Creates a menu item that looks and acts like a check box. The string argument, if any, specifies the text that the menu item should display. If you specify true for the boolean argument, then the menu item is initially selected (checked). Otherwise, the menu item is initially unselected.
JRadioButtonMenuItem(String, Icon)
JRadioButtonMenuItem(String, boolean)
JRadioButtonMenuItem(Icon, boolean)
JRadioButtonMenuItem(String, Icon, boolean)
Creates a menu item that looks and acts like a radio button. The string argument, if any, specifies the text that the menu item should display. If you specify true for the boolean argument, then the menu item is initially selected. Otherwise, the menu item is initially unselected.
void setState(boolean)
boolean getState()
(in JCheckBoxMenuItem)
Set or get the selection state of a check box menu item.
void setEnabled(boolean) If the argument is true, enable the menu item. Otherwise, disable the menu item.
void setMnemonic(int) Set the mnemonic that enables keyboard navigation to the menu or menu item. Use one of the VK constants defined in the KeyEvent class.
void setAccelerator(KeyStroke) Set the accelerator that activates the menu item.
void setActionCommand(String) Set the name of the action performed by the menu item.
void addActionListener(ActionListener)
void addItemListener(ItemListener)
Add an event listener to the menu item. See Handling Events from Menu Items for details.
void setAction(Action) Set the Action associated with the menu item. See How to Use Actions for details.
Many of the preceding methods are inherited from AbstractButton. See The Button API for information about other useful methods that AbstractButton provides.

Examples that Use Menus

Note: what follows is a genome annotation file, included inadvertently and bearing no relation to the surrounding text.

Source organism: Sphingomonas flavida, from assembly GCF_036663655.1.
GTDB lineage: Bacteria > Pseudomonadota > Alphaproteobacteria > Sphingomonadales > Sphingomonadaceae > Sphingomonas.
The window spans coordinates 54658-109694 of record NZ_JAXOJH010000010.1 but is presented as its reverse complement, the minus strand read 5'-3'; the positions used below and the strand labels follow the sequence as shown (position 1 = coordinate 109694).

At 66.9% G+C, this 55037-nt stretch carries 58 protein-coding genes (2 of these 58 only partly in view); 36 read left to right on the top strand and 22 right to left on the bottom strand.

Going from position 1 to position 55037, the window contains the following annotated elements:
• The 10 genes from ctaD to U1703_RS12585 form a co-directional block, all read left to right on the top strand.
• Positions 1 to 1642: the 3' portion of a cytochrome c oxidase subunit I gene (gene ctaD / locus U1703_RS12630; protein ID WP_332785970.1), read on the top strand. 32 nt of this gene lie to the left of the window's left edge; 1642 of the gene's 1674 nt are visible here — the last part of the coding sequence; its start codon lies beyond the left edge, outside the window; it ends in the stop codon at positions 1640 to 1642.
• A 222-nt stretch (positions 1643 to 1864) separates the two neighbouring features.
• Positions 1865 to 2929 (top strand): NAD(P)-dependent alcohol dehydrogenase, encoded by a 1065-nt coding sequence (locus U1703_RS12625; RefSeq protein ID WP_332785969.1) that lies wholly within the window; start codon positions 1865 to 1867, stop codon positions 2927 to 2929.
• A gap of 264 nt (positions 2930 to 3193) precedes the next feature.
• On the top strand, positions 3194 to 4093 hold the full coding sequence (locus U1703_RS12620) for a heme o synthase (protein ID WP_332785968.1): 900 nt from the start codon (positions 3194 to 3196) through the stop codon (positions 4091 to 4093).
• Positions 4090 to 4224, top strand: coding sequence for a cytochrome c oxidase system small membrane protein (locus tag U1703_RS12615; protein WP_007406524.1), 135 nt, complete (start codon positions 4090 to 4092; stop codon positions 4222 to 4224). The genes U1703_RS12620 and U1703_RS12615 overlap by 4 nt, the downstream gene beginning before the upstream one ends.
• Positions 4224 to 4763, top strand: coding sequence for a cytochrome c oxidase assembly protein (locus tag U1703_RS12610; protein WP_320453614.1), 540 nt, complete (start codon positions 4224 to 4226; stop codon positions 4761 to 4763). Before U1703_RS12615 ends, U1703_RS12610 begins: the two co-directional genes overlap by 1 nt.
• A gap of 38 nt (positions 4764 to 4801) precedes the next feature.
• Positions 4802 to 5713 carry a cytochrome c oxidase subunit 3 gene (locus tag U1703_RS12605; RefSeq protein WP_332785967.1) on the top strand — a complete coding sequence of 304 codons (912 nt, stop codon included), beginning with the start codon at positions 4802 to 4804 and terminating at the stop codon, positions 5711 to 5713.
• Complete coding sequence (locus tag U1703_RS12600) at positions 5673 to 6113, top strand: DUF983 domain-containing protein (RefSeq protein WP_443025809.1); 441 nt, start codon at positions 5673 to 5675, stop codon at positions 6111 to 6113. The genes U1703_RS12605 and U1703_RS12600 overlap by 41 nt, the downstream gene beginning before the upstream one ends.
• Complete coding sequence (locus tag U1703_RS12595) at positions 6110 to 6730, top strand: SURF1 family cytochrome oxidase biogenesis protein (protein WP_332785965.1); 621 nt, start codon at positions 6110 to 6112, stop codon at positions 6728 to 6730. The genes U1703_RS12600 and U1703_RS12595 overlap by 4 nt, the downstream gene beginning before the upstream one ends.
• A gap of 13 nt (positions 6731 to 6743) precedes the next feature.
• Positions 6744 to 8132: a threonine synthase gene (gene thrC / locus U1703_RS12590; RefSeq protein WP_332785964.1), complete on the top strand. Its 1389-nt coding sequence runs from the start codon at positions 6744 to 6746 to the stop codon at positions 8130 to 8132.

Menus are used in a few of our examples.

Example Where Described Notes
MenuLookDemo This section (Creating Menus) A simple example that creates all kinds of menus except popup menus, but doesn't handle events from the menu items.
MenuDemo This section (Handling Events from Menu Items) Adds event handling to MenuLookDemo.
PopupMenuDemo This section (Bringing Up a Popup Menu) Adds popup menus to MenuDemo.
MenuGlueDemo This section (Customizing Menu Layout) Demonstrates affecting menu layout by adding an invisible components to the menu bar.
MenuLayoutDemo This section (Customizing Menu Layout) Implements sideways-opening menus arranged in a vertical menu bar.
MenuSelectionManagerDemo Adds highlight detection to MenuDemo. To see this feature, click a menu and then move the mouse over any menu item or submenu. Once per second, the text area will be updated with information about the currently highlighted menu item, not to be confused with the menu item that the user eventually chooses. This demo uses the default MenuSelectionManager, which tracks the state of the menu hierarchy.
ActionDemo How to Use Actions Uses Action objects to implement menu items that duplicate functionality provided by tool bar buttons.
Framework Brings up multiple identical frames, each with a menu in its menu bar.
InternalFrameDemo How to Use Internal Frames Uses a menu item to create windows.

See the Using JavaFX UI Controls: Menu tutorial to learn how to create menus in JavaFX.